Describe This Movie In One Simpsons Quote:
Patty: This is Selma taking a siesta.
Bart: Ay, caramba!
Brief Plot Synopsis: Child goes to the afterlife and it's actually not entirely tragic.
Rating Using Random Objects Relevant To The Film: Four Conan O'Briens out of five.
Tagline: "The adventure of a lifetime."
Better Tagline: "That is not dead which can eternal lie / ¡Ay, mi amor! ¡Ay, mi amor!"
Not So Brief Plot Synopsis: Young Miguel (Anthony Gonzalez) wants nothing more than to take up the guitar and become a musician like his idol, the famed singer Ernesto de la Cruz (Benjamin Bratt). Unfortunately, music has been banned in Miguel's family since his great-grandfather left the family to pursue his own musical dreams. When he attempts to steal de la Cruz's guitar from his tomb, Miguel is transformed into a ghost. Meeting deceased members of his family (who have come to visit for Dia de Muertos) in the cemetery, Miguel learns he must travel to the Land of the Dead to find a way back to the world of the living. Ironic, yes?
"Critical" Analysis: It seems weird that it took until the 21st century to get a mainstream movie about the Day of the Dead that wasn't George Romero-related. Fox’s The Book of Life was (probably?) the first, and then you had the opening scene of the 24th James Bond movie, Spectre. Now we get Coco, and with the full court Disney/Pixar press, combined with the growing Latino population of the United States, it promises to be huge. But is it, you know, any good?
Admittedly, “good” is a pretty low bar to clear for any (non-Cars) Pixar movie, and Coco is quite enjoyable, if formulaic. The studio’s trademark excellence in animation is on full display, with first-rate character renditions and a phantasmagorical depiction of the Land of the Dead leading the way. There’s some excellent voice work on the part of Bratt and Bernal as well, and plenty of inside jokes both obscure and overt: the most persistent running gag involves Frida Kahlo, for example, and the great El Santo himself has an afterlife cameo.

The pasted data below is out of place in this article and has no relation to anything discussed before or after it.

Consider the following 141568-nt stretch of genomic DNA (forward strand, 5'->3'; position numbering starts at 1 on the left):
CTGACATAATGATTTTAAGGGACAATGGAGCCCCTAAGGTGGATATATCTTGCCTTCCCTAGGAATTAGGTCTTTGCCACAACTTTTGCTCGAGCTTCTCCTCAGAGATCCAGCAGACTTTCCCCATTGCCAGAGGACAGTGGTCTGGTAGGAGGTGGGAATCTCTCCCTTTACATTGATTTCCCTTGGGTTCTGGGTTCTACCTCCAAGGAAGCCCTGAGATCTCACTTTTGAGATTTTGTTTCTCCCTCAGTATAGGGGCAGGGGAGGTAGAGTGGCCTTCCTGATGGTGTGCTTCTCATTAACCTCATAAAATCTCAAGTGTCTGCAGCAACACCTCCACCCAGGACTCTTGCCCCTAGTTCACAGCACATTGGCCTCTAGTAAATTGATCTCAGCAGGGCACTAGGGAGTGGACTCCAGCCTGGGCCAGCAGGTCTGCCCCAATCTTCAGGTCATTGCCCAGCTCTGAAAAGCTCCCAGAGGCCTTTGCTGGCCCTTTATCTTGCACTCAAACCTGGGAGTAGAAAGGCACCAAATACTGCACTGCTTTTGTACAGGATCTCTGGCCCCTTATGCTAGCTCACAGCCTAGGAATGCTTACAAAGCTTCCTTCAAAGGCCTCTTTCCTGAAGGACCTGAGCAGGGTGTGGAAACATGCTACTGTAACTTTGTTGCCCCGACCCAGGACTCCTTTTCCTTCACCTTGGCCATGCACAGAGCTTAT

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It’s no mean feat giving personality to skeletons, but this is Pixar we’re talking about. The souls in the Land of the Dead naturally feature the decorations of the holiday, and fortunately all seem to have intact eyes. But director Lee Unkrich (Toy Story 3) never lets the parade of calaveras and spirit animal alebrijes take away from the story, even when it goes somewhat unexpectedly dark as Miguel learns not everything he’s assumed about his family's past is true.
And unlike The Book of Life, which this movie has already been accused of gravy training, Coco features a much more intimate story. Miguel’s question for his great-grandfather’s blessing dovetails the standard Disney “follow your dreams” slug line with the Mouse House’s long-running focus on family (no, not that one). Fortunately for Miguel, his parents are both uncharacteristically still alive, though Coco is the one Disney movie where you can still (sort of) interact with your deceased mom and dad.
Unkrich and writers Adrian Molina and Matthew Aldrich spent a great deal of time in Mexico researching Dia de Muertos and the effort shows. There’s an authenticity to the “living” scenes in Miguel’s Mexican hometown and a reverence for the holiday’s traditions that makes Coco a refreshingly respectful and grounded portrayal of the culture.
Coco’s been in development since 2010, so its genesis can’t really be tied to any current political activities. The timing of its release couldn’t be better, however. America in 2017 feels like an increasingly dark and xenophobic place. Fear of the “other” is greater than at any time in recent memory, and while one movie isn’t going to change the climate at the top here in the United States, let's hope younger people experiencing the joys of another culture will help prevent them from becoming the kind of racist shitbags that run our country today.